Thursday, Apr 26, 2018
One of America's Great Newspapers ~ Toledo, Ohio

Dan Neman

Food stamps are worth their weight in gold

Could you live on $4.62 in food every day?

Millions of Americans do. That is how much in benefits the average food stamp recipient gets, a mere $140 per month. In many cases, all of their other available money goes to pay for necessary expenses — rent, energy, health care — so they can only eat what their food stamps will buy them.

Last week, many people who are fortunate enough not to need the assistance of food stamps tried to learn for themselves what it means to live on $4.62 in food every day. They took the Ohio Community Action Food Stamp Challenge, which encouraged those people who are not in immediate financial peril to put themselves in the shoes of 1.75 million Ohioans.

It was an exercise in empathy.

The challenge, which was created by the Ohio Association of Community Action Agencies, was just for five days. That’s $23 in food per person. Sounds easy, right?

Not if you grab a can of Coke out of a vending machine every day. Certainly not if you get one of those fancy coffees. And don’t even think about going to a restaurant.

The trick was to buy foods that are cheap and plentiful. But the biggest trick was to buy foods that you wouldn’t soon grow tired of. A loaf of bread — get it on sale if you can — and a package of bologna was a good bet (though mayo or mustard can be pricey), but after a few days of that you may never want to look at another slice of bologna again.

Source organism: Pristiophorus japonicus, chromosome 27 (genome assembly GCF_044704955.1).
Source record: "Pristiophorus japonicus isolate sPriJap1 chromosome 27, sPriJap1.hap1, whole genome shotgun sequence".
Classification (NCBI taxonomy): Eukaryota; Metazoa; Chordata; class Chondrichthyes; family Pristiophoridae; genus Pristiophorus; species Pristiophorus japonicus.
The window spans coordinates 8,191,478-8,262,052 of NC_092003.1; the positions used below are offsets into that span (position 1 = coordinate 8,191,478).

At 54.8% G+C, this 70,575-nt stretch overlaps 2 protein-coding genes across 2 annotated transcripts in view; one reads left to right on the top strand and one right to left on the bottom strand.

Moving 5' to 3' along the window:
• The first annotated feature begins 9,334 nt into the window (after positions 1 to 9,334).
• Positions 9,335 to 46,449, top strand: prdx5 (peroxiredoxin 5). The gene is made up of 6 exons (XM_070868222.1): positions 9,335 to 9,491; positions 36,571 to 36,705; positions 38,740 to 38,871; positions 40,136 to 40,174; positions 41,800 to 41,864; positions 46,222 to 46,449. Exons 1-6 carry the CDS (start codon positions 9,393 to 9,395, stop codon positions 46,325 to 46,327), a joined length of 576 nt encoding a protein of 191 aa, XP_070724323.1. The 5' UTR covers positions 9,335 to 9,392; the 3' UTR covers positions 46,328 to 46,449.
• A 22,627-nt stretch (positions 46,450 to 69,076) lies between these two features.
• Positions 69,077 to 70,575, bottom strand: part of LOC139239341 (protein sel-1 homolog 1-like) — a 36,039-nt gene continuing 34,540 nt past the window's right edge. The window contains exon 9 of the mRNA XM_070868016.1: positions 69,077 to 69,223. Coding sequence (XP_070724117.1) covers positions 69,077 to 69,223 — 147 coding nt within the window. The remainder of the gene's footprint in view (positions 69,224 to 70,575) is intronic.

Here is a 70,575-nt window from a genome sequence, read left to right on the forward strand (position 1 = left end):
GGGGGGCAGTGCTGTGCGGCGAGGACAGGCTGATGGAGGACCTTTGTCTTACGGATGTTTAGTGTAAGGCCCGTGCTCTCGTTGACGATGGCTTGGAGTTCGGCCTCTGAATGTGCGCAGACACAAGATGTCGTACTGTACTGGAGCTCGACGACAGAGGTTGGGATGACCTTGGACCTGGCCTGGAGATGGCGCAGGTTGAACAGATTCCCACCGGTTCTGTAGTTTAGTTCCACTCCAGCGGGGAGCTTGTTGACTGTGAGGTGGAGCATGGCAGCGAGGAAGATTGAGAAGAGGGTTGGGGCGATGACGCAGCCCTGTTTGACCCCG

A colleague at the paper who took the challenge (I was on an assignment that precluded my participation) planned to stock up on lots of fruits and vegetables. That’s a good idea, but only in theory.

You can find green beans for less than a buck a pound, and cabbage and corn are cheap. But other than those, going the fresh route will cost you. When pinching pennies, your best bet is vegetables and fruit from a can.

Of course, a can of spinach does not taste nearly as good as the real deal and has less nutrients, Popeye’s experiences to the contrary. But that’s not too much of a problem, you think; you’ll gladly make the trade-off of saving a lot of money for food that is only slightly less healthy.

But the problem is bigger than you might think because most other inexpensive foods tend to be unhealthy in another way. They can make you, well, bigger than you might think.

The cheapest meal to make, the meal eaten in one form or another by a large part of the world’s population, is beans and rice. Or to look at it another way, carbohydrates and carbohydrates. Another staple of the low-income diet, spaghetti, has more carbohydrates. Bread is a good choice — it is cheap and filling — but it is also loaded with carbohydrates.

That’s what marathon runners have in common with people who have little to spend on food: They both load up on carbs.

Having little choice in what you can eat can be hazardous to your health. But it can be done. Nearly 48 million Americans used food stamps for at least some period last year.

If you are on food stamps — technically, the program is now known as the Supplemental Nutrition Assistance Program or SNAP, but everyone still calls it food stamps — you are not alone. If you are not on food stamps, you can count your blessings.

Last week, a number of people who do not receive them chose to live as if they did. It was only for five days, but they learned something. They learned how the other half lives.

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